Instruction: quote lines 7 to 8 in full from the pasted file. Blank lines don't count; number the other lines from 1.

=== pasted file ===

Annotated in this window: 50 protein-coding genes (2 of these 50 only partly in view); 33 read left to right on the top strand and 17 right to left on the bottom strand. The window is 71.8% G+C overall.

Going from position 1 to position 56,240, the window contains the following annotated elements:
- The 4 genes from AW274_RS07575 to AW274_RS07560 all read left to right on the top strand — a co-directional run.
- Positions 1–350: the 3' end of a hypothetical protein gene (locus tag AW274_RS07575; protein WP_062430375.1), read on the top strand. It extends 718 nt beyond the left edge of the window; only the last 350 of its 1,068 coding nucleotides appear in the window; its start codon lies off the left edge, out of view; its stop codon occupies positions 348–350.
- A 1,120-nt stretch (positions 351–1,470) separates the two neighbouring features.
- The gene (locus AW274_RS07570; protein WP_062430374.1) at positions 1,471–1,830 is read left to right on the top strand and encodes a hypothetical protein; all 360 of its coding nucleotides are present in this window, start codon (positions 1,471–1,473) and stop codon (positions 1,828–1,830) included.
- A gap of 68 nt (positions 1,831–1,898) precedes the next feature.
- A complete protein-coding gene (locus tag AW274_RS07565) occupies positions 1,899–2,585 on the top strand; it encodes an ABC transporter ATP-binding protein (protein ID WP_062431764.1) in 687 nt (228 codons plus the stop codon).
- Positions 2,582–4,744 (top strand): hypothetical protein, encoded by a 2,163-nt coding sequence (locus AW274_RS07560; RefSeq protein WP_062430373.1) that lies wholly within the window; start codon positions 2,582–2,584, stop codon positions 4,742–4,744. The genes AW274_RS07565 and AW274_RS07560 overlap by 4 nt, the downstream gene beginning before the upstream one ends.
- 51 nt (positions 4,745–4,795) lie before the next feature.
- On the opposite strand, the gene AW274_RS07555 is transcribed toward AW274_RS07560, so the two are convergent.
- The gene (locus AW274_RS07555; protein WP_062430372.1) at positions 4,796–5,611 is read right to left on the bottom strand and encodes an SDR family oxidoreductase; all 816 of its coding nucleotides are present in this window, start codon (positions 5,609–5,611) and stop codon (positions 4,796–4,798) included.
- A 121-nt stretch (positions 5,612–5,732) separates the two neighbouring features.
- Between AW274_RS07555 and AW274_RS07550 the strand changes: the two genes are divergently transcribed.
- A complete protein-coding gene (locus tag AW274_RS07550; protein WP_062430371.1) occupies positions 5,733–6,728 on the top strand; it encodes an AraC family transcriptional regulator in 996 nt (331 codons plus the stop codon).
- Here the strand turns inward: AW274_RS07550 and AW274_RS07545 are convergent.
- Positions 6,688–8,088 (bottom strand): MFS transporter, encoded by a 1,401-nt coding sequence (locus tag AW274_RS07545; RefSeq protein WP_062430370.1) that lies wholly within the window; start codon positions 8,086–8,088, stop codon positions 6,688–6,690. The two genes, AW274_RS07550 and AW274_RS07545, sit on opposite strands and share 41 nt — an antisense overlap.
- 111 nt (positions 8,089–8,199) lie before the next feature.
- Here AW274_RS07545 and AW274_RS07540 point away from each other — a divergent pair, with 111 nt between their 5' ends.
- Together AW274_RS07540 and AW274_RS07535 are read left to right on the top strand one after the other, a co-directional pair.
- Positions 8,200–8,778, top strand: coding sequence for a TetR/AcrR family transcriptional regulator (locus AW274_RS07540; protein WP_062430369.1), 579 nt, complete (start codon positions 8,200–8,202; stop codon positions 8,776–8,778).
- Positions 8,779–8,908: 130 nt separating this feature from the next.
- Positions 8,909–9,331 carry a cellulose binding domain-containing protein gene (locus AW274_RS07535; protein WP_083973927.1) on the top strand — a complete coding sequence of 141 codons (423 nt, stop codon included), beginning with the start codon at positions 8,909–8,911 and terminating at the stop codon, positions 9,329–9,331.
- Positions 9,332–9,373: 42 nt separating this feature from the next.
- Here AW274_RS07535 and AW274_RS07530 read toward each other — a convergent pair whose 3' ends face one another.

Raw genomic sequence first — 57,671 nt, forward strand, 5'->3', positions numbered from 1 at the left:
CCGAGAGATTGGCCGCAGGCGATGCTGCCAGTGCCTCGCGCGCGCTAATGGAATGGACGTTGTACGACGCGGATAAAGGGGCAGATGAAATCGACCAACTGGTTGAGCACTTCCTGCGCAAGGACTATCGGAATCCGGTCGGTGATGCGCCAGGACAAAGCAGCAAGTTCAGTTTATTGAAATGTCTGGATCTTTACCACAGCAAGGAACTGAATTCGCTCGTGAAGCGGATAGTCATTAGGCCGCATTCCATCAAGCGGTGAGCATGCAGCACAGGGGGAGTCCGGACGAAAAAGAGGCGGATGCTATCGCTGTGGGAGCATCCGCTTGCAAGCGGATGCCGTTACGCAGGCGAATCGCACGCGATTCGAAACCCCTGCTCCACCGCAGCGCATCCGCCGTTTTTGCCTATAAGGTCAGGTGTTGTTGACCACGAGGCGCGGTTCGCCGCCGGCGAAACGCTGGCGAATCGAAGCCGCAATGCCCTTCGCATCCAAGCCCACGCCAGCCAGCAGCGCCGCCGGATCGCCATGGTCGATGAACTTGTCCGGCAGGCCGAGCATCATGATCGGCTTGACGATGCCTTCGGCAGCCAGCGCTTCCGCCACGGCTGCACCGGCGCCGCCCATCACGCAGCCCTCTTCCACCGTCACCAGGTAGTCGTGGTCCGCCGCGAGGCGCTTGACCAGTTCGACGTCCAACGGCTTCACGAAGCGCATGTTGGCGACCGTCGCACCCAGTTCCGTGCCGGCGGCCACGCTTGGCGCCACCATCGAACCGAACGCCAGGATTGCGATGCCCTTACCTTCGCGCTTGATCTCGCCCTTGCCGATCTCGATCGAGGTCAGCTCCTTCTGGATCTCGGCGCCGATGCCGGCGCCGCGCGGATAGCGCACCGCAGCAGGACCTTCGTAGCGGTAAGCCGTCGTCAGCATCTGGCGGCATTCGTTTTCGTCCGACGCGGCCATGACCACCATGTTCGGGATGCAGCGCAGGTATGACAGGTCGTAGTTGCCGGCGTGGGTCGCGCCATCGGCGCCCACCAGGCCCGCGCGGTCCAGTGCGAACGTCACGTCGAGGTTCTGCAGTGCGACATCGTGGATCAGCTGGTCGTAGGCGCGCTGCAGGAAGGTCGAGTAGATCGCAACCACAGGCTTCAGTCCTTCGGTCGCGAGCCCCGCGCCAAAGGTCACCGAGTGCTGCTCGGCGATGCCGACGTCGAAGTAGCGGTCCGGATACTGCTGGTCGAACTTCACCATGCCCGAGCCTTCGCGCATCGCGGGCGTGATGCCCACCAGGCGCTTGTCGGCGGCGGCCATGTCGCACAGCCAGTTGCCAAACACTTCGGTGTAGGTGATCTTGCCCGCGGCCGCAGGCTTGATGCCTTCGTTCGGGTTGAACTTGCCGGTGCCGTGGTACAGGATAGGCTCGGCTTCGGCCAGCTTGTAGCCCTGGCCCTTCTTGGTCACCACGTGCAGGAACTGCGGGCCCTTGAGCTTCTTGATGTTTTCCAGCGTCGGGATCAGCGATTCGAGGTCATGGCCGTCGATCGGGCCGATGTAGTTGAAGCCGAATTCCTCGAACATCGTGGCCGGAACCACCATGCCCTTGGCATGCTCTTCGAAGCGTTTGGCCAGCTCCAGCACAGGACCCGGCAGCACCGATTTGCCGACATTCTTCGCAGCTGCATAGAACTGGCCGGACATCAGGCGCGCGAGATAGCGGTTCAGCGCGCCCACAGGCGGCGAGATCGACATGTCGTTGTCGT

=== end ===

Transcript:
- A gap of 68 nt (positions 1,831–1,898) precedes the next feature.
- A complete protein-coding gene (locus tag AW274_RS07565) occupies positions 1,899–2,585 on the top strand; it encodes an ABC transporter ATP-binding protein (protein ID WP_062431764.1) in 687 nt (228 codons plus the stop codon).